Opinion | Indian politics needs its business leaders too
Strip away the hypocrisy of politics being public service and there’s really no reason why we can’t change the decades old narrative of businessmen being unfit to lead the country
Why has India’s corporate sector had such an arm’s length relationship with our politics? In this season of elections, why are so few men and women from the world of business in the fray for the top elected jobs at the centre or in the states?
Many economists have played a major role in our political system capped by Manmohan Singh’s decade-long tenure as prime minister. Somehow, despite the dismal science’s poor record of getting most things wrong, it is considered an appropriate background for public life, but businessmen and women are still not acceptable.
This government has its sprinkling of ministers from the world of business, Nitin Gadkari and Jayant Sinha, immediately spring to mind. A handful of Indian businessmen, Rajeev Chandrasekhar, T. Subbarami Reddy, Praful Patel, have also made their mark as parliamentarians, yet, it is inconceivable that someone who has earned his or her spurs in business would ever ascend the highest office in India.
Thus, while the movement for Infosys co-founder N.R. Narayana Murthy as president did gain some traction 10 years ago, with then president the late A. P. J. Abdul Kalam endorsing the move, there has never been one for Murthy or Nandan Nilekani or Kiran Mazumdar Shaw as Prime Minister.
Politics today is as much about business and economy as it is about governance. The US has a consistent record of top executives and businessmen aiming for the highest office. In 2010, George W. Bush became the first American President with an MBA degree (from Harvard to boot) while in 2012 Mitt Romney, chief executive officer (CEO) of Bain Capital and former governor of Massachusetts, became the Republican party’s presidential nominee.
Today, even as real estate tycoon Donald Trump is in the Oval office, others like Michael Bloomberg are preparing their pitch for it.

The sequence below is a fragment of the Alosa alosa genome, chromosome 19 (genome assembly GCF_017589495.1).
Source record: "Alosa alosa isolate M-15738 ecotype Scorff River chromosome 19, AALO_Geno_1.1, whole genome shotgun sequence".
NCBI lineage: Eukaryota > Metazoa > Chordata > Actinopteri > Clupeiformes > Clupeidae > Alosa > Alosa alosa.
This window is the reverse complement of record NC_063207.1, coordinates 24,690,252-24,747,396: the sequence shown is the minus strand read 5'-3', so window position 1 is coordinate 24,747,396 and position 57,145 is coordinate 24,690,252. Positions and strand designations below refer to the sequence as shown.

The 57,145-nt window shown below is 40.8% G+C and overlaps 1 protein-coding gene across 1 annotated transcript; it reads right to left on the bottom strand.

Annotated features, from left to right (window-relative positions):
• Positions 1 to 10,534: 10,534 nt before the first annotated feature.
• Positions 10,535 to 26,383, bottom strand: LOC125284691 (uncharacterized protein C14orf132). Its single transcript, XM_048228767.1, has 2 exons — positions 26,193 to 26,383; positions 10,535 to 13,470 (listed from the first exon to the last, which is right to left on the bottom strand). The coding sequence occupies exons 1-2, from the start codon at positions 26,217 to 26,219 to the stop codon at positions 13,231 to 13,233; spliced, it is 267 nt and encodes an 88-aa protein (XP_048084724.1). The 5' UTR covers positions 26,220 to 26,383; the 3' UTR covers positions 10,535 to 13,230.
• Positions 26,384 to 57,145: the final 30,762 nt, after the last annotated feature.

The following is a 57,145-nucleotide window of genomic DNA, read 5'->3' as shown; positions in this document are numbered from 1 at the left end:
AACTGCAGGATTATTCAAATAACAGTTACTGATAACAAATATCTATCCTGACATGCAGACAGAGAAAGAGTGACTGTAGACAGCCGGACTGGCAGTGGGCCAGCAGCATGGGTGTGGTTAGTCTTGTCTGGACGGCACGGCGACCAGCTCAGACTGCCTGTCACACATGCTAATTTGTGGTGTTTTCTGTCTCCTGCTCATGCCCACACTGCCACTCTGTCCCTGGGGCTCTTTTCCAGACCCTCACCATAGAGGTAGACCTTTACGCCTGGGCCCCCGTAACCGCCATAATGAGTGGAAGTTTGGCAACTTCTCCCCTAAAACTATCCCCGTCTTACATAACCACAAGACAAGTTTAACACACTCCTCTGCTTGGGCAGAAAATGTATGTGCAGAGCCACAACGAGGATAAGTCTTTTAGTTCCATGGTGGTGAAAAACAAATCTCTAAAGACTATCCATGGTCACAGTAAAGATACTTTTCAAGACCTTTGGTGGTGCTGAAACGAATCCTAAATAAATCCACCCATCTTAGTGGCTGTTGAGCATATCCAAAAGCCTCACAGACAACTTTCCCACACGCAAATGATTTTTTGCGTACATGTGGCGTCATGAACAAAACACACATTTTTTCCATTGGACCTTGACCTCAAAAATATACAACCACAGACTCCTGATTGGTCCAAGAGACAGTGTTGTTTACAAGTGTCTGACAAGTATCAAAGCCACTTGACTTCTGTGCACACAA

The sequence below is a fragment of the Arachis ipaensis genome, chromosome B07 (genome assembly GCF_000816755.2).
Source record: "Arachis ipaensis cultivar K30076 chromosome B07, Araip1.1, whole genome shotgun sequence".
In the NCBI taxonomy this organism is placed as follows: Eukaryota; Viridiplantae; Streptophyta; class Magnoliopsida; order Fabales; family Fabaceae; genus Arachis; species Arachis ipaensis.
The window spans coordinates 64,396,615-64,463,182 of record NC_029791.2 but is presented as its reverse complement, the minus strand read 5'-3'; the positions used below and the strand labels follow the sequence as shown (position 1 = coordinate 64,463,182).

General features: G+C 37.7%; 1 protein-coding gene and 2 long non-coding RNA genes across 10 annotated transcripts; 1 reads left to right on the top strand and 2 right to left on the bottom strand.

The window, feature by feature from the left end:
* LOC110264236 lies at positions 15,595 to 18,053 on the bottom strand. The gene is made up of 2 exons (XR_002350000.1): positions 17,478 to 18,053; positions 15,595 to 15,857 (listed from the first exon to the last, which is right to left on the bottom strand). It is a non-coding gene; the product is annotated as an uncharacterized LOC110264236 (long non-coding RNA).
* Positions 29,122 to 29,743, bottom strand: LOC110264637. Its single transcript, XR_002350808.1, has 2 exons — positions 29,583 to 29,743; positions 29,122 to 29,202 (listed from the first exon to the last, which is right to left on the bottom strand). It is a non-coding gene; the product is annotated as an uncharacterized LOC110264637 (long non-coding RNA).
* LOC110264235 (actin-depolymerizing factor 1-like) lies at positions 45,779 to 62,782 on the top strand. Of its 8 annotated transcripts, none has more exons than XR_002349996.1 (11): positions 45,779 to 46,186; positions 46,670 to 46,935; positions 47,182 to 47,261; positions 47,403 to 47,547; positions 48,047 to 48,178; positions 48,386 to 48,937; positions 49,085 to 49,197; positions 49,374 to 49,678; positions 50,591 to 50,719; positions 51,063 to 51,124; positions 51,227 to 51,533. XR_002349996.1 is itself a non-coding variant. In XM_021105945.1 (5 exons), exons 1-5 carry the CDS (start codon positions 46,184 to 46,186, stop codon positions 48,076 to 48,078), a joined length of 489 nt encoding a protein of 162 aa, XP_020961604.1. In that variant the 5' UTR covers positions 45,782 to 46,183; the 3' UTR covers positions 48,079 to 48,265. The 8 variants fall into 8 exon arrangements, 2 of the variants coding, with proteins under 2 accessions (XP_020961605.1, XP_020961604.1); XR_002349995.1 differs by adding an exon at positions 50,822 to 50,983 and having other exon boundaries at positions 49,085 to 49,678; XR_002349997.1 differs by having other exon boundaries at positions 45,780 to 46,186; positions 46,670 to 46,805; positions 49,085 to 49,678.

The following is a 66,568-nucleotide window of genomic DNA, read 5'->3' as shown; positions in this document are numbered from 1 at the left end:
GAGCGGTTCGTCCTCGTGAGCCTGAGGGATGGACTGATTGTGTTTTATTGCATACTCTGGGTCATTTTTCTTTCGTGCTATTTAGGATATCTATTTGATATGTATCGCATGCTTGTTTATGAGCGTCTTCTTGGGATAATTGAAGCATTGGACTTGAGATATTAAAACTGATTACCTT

Europe too has had a history of business and politics intermingling though not always with great results. French President Emmanuel Macron is a former investment banker while in Italy another real estate mogul Silvio Berlusconi was prime minister for five years between 2001 and 2006. In Croatia, Tihomir Orešković who was the CEO and chairman of Pliva, Croatia’s largest pharmaceutical company, became a compromise prime minister for a while.
Corporate executives are generally trained to work to deadlines and deliver results to their shareholders. The best among them tend to be innovative and know how to work with given resources. Vitally they understand return on investment, something which most wasteful politicians don’t seem to be able to wrap their heads around. Which is why, we see dozens of airports and stations being built which are then barely ever used.
Strip away the hypocrisy of politics being public service and therefore not conducive to profit-oriented business people and there’s really no reason why we can’t change the decades old narrative of the latter being unfit to lead the country.
A businessman or woman as Prime Minister floats visions of the avatar of Adam Smith come to roost over our pure and noble land not to speak of civilizational collapse because of mass layoffs brought on by callous mechanistic left-brain-only decision-making.
It isn’t as if politics and business don’t do deals behind the scenes. The age-old mistrust between business and politics is actually a false schism that needs to be sandblasted in the post capitalist shared economy that functions and acknowledges openly the give and take between consumers and corporations.
Business people, by nature, have an efficiency bias and we could do with that because most economists have been fuzzy and politics is honestly not been much more than a lot of bandied ism with a huge leaven of realpolitik.
If the big genesis of our times is behavioural skewing in both marketing and market dynamics, why not extend that to politics as well? Why can’t a businessperson with less traditional role-playing baggage of being the politician, not look at the needs of the electorate and perhaps actually measure and allow herself to be measured in deliverables? Let’s not forget Narendra Modi also rode the wave of economic deliverables to an electorate sick of sloganeering such as garibi hatao that achieved little.
Sundeep Khanna is a consulting editor at Mint and oversees the newsroom’s corporate coverage.The Corporate Outsider will look at current issues and trends in the corporate sector every week.
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